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Congresswomen join Biden Economic Adviser to tout American Families Plan child care changes

In the infant room of Nurtury Early Education in Cambridge, Rep. Lori Trahan held 1—year-old Keira. Program director Suzyann Miller right.
In the infant room of Nurtury Early Education in Cambridge, Rep. Lori Trahan held 1—year-old Keira. Program director Suzyann Miller right.Pat Greenhouse/Globe Staff

CAMBRIDGE — Making the case that child care is critical infrastructure, President Biden’s top economist joined three Massachusetts congresswomen Wednesday in advocating for an infusion of public funds through the president’s $1.8 trillion American Families Plan.

The event was part of a national road show put on by the Biden administration and Democratic allies, that also featured Biden touting the plan in Illinois on Wednesday. In Cambridge, the Chair of the White House Council of Economic Advisers, Cecilia Rouse, joined Representatives Katherine Clark, Ayanna Pressley, and Lori Trahan at a local child care center that remains understaffed post-pandemic, and unable to meet its licensed capacity of children, despite a lengthy wait list.

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“We could put more children in there if we could find staff,” Laura Perille, CEO of Nurtury Early Education, told the delegation. Nine classrooms remain closed across Nurtury’s five centers in Greater Boston, since staffing has dropped from 170 to 145. The top reason child care workers left during the pandemic, she said, was that they couldn’t find care for their own children.

The centers also had to scale back their hours to accommodate fewer teachers, putting a crunch on working parents’ abilities to rejoin the work force. “We have families that can’t work their full shift,” Perille said.

The event underscored Democrats’ commitment to investing in the nation’s “care infrastructure,” after the pandemic exposed its fragility — and the extent to which the economy relies upon underpaid workers, often of color, to care for other workers’ children and other family members. But Biden is still trying to secure a deal on a traditional infrastructure package and Republicans in Washington have been critical of additional steep spending on items like childcare.

Asked if this political opportunity might slip away, Clark said: “Not if we have anything to say about it.”

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“We want to create an economy that works for everyone,” she said. “Roads and bridges are just as important as child and elder care and we can’t leave one of these critical components behind.”

Along with Rouse, the Massachusetts representatives pointed to the necessity of child care in getting women back to work after they were forced home to care for children during the pandemic.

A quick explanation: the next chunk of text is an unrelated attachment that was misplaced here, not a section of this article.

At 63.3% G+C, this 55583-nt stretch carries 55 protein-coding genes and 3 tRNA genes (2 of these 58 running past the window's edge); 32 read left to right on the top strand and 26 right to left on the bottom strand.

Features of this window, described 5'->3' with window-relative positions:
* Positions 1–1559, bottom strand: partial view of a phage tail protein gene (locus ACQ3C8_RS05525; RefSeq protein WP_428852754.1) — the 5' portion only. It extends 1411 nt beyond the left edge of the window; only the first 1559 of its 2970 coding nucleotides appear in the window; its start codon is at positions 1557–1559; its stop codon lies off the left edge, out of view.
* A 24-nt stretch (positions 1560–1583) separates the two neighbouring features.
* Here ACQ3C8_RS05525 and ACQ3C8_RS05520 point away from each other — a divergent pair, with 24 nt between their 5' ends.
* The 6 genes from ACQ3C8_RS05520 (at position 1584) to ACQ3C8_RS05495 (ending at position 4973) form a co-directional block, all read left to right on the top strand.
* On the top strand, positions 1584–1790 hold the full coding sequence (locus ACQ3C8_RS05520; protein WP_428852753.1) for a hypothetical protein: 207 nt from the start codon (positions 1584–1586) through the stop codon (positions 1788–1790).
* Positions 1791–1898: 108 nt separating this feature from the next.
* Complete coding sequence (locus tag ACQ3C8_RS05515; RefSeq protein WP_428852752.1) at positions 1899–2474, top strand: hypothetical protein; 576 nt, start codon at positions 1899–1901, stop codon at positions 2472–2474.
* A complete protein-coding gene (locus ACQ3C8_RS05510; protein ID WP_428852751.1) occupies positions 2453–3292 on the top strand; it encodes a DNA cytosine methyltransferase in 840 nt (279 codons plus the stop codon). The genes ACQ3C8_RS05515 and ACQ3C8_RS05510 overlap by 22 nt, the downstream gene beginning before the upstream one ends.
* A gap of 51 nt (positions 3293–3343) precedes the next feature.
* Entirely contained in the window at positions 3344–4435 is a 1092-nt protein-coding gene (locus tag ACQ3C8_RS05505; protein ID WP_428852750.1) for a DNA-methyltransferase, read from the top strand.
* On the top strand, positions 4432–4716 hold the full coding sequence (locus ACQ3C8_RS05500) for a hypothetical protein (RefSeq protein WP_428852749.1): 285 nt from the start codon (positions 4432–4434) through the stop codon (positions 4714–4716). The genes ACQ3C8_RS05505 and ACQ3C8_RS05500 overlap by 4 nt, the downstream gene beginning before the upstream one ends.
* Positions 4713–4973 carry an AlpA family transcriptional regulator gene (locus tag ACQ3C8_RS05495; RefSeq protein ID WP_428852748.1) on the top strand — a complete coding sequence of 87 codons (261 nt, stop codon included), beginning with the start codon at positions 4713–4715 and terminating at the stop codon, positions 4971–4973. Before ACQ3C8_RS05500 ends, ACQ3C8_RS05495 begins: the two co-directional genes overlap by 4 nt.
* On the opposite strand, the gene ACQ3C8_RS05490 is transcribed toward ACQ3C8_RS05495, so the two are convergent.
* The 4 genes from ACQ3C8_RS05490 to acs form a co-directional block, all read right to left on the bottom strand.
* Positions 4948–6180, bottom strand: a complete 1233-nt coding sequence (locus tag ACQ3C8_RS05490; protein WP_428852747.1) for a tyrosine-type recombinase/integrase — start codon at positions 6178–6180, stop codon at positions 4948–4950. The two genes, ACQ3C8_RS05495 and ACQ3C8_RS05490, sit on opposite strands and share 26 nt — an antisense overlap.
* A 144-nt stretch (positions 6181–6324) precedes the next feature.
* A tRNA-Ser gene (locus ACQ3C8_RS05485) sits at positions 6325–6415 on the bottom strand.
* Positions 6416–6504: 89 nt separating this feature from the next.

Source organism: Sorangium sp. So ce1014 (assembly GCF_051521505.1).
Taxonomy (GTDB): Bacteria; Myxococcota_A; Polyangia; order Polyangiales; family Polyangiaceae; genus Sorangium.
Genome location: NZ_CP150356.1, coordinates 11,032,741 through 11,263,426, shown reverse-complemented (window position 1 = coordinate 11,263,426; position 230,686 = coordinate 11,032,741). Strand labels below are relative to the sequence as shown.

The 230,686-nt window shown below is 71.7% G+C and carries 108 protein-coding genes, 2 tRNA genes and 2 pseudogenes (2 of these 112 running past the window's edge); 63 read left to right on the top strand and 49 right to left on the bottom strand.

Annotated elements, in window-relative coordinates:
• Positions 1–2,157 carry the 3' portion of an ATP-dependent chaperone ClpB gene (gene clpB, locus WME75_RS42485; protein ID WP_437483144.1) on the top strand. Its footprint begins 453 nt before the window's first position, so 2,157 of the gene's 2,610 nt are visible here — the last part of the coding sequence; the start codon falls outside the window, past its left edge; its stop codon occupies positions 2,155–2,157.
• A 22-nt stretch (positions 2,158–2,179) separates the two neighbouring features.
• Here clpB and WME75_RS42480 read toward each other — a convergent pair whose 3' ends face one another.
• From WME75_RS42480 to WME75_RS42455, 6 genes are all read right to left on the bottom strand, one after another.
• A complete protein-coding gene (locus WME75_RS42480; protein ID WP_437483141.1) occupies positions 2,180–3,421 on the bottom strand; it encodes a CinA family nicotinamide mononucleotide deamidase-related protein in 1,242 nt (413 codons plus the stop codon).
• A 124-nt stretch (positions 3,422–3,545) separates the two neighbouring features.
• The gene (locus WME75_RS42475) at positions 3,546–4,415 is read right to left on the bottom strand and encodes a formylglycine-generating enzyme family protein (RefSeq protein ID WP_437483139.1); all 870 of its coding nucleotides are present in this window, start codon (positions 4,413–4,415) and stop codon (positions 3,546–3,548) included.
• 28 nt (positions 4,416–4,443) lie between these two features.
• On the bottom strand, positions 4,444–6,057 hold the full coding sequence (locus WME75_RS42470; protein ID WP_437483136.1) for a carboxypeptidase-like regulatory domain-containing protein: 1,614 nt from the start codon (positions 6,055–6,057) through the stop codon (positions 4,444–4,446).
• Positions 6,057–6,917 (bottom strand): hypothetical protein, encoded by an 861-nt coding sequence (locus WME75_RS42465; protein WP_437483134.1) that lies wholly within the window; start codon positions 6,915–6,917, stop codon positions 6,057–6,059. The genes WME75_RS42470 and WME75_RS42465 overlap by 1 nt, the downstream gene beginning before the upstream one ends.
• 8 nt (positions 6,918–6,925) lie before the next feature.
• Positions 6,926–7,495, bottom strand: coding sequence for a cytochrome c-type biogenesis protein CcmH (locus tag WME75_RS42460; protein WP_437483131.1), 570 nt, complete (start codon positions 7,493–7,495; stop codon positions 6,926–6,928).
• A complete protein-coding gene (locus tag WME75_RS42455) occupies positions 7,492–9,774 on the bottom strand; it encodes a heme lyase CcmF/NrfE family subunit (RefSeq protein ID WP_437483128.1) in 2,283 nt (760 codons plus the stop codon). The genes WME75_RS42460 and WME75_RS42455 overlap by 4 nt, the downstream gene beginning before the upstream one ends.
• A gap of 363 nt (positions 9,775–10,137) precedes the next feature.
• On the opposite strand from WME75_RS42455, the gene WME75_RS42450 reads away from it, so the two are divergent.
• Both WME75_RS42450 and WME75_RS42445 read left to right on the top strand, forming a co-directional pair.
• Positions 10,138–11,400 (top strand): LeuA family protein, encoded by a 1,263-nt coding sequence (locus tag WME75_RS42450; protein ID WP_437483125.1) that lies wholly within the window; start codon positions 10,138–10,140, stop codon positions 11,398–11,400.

“This is as much about the GDP as it is about our families,” said Pressley.

“Robust care options will enable women to take better care of their families and themselves,” said Rouse.

The women shared personal experiences as they stressed the importance of the additional federal spending. Rouse, a mother of two daughters, said she calls her children’s caregiver, Sharon, their second mother.

Trahan noted she’s the daughter of an unlicensed child care provider and the mother of two daughters of elementary school age. “We’re having this conversation right now that Washington hasn’t had before and I think it is a direct result of who y’all sent to Washington,” Trahan said, noting that the president also enlisted women as his top economists and advisers.

The American Families Plan would create universal pre-Kindergarten for all children ages three and four and invest in the child care industry to make it more affordable for families. Under the plan, low and middle-income families would pay no more than seven percent of their income on high-quality child care. The measure would also create a national comprehensive paid family and medical leave program and extend the Child Tax Credit increases included in the $1.9 trillion COVID-recovery package Biden signed into law in March.

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The American Families Plan would also create a minimum wage of $15 an hour for child care workers, who are now among the most underpaid workers in the country. Early childhood educators are overwhelmingly female and four in 10 are women of color.

“These are educators and innovators who are, in many cases, getting paid less than our summer lifeguards,” said Pressley, a Democrat who represents Boston.

At a subsequent roundtable with members of the Black Economic Council of Massachusetts, Pressley said the American Families Plan can also be viewed as a racial justice issue. She noted the “shecession” has disproportionately affected Black women, and that they are the workers taking longer to recover.

“This is the moment to codify the value of Black lives in our budget,” she said.

The low pay and added stressors of the pandemic have made it difficult to retain child care workers. But on a tour of the Nurtury center, where Rouse and the Congresswomen took turns coddling babies, one child care provider pointed to the perks of the job.

“At times it can be strenuous due to a shortage of staff, but it’s always a joy to be in here with them,” said Arnita Stephens, a Nurtury child care provider who has worked in the field for 18 years.


Stephanie Ebbert can be reached at Stephanie.Ebbert@globe.com. Follow her on Twitter @StephanieEbbert.